US-India ‘most important’ energy security relationships in the world: Geoffrey Pyatt

Assistant Secretary of State for Energy Resources Geoffrey Pyatt’s comments were part of his opening remarks during an online international media briefing on February 5

Assistant Secretary of State for Energy Resources Geoffrey Pyatt in a meeting with Hardeep Singh Puri, India’s Minister of Petroleum and Natural Gas / Image- X/@HardeepSPuri

Assistant Secretary of State for Energy Resources, Geoffrey Pyatt, recently said he is confident about the potential for the U.S. and India to continue building on what he described as one of the “most important” energy and energy security relations in the world.

Pyatt, who was in India in January for a three-city visit, made the comments during an online international media briefing on February 5.

“I come back from this trip maximally bullish about the prospect for the United States and India to do even more together,” Pyatt said. While he acknowledged that momentum might slow down as 2024 is an election year for both countries, he maintained that the progress is going to continue through the natural political cycles of both democracies.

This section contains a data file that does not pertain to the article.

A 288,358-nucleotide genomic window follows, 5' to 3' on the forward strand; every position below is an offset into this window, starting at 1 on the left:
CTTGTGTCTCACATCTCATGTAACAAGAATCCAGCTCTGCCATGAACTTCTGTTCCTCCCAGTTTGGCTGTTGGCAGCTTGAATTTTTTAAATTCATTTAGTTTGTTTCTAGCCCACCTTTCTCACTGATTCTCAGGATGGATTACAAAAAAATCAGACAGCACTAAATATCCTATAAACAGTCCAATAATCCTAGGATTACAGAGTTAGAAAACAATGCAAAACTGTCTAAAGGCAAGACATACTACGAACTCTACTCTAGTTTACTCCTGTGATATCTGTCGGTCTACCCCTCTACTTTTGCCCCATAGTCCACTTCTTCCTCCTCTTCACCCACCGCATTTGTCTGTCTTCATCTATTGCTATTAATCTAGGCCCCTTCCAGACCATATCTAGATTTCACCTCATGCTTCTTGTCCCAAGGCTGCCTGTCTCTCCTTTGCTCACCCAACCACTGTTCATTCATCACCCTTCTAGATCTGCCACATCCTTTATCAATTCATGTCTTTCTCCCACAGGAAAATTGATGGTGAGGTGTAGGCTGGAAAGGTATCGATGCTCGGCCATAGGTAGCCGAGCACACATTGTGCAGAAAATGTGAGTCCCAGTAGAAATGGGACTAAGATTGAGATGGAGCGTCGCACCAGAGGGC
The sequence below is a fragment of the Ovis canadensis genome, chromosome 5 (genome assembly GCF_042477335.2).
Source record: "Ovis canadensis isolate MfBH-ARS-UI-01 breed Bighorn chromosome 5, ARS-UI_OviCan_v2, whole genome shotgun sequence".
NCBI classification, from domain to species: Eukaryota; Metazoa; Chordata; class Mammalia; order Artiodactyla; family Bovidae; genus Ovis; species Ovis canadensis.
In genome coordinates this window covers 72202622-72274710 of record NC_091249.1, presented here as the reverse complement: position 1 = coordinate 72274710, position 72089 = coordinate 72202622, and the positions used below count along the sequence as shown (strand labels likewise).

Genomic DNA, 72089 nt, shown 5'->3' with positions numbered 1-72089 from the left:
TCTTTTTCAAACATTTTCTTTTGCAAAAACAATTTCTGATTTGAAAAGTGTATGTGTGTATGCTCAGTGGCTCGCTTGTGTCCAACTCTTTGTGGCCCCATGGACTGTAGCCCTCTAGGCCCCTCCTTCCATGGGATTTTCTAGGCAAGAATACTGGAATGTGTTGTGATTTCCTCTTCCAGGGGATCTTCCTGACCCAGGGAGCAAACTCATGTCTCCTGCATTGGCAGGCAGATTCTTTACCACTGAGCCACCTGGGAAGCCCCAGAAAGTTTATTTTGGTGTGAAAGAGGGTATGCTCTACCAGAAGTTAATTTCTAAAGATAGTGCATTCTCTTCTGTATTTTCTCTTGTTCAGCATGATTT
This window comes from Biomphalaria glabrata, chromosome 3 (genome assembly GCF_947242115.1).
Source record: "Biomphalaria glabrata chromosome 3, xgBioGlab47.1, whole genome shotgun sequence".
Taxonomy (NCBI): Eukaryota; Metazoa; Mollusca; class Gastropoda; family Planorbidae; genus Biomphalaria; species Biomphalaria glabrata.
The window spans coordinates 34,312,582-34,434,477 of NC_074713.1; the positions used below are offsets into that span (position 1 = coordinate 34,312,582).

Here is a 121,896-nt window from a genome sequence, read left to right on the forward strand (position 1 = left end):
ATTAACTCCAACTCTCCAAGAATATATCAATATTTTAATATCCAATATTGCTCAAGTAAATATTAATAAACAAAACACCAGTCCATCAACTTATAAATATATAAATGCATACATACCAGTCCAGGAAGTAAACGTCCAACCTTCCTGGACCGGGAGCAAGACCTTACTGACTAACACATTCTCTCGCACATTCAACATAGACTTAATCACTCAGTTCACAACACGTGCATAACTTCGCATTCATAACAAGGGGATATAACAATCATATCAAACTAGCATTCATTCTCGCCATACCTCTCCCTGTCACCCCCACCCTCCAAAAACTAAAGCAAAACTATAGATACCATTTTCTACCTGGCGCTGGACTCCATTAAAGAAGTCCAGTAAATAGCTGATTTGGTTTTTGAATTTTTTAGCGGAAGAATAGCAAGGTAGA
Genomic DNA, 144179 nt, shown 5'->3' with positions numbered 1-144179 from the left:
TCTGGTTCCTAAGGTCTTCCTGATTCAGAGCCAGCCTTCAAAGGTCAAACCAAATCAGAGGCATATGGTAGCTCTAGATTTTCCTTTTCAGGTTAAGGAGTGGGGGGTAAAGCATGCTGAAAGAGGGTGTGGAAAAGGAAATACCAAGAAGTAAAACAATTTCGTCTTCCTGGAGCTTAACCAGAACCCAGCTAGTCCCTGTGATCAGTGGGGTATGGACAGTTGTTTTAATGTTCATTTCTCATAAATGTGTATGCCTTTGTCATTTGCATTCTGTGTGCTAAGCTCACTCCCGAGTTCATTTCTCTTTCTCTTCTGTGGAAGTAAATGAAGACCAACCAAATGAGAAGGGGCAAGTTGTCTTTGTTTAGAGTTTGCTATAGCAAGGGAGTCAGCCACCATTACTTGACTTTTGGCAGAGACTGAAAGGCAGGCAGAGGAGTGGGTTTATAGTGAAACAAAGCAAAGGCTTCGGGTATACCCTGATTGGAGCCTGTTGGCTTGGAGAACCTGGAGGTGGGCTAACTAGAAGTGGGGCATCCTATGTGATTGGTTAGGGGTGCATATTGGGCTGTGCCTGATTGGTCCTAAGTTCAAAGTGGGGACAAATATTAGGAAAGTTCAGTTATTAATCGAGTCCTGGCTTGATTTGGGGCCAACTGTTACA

During his India visit, Pyatt spoke on two panels at the India-US Forum, with a focus on shared energy priorities along with other challenges. He also met with senior officials to discuss the shared agenda around energy transition, reliable supply chains, and energy security.

The US official further said the Indian and U.S. bureaucracy have the same strategic objectives and are aligned in terms of the work that the private sectors and companies are doing. Both countries have an “enormous stake” in the success of each other’s transitions, he said.

U.S.-India trade relationship ‘big and puffed’ like puri not flat like chapati: Pyatt

In February 2002, U.S. Ambassador to India Robert D. Blackwill, in a speech about the U.S.-India economic relationship, had said U.S. trade flows into India were as “flat as a chapati.” Direct Foreign Investments (FDI) approvals from the U.S. into India during the late 90s and early aughts had severely dipped, and so had the actual inflows due to lack of reforms and government policies.

Pyatt, who was working at the U.S. Embassy in Delhi when Amb. Blackwill delivered the speech, recalled the “flat as chapati” phrase, and said that in the present day, “It’s become big and puffed up like a big puri…”

Pyatt further highlighted that the countries are not involved in any kind of free trade agreement negotiations currently but important negotiations about further strengthening the trade relations are ongoing. Despite the election cycle, first in India, and later in the year in the U.S., the dialogue is going to continue, he added.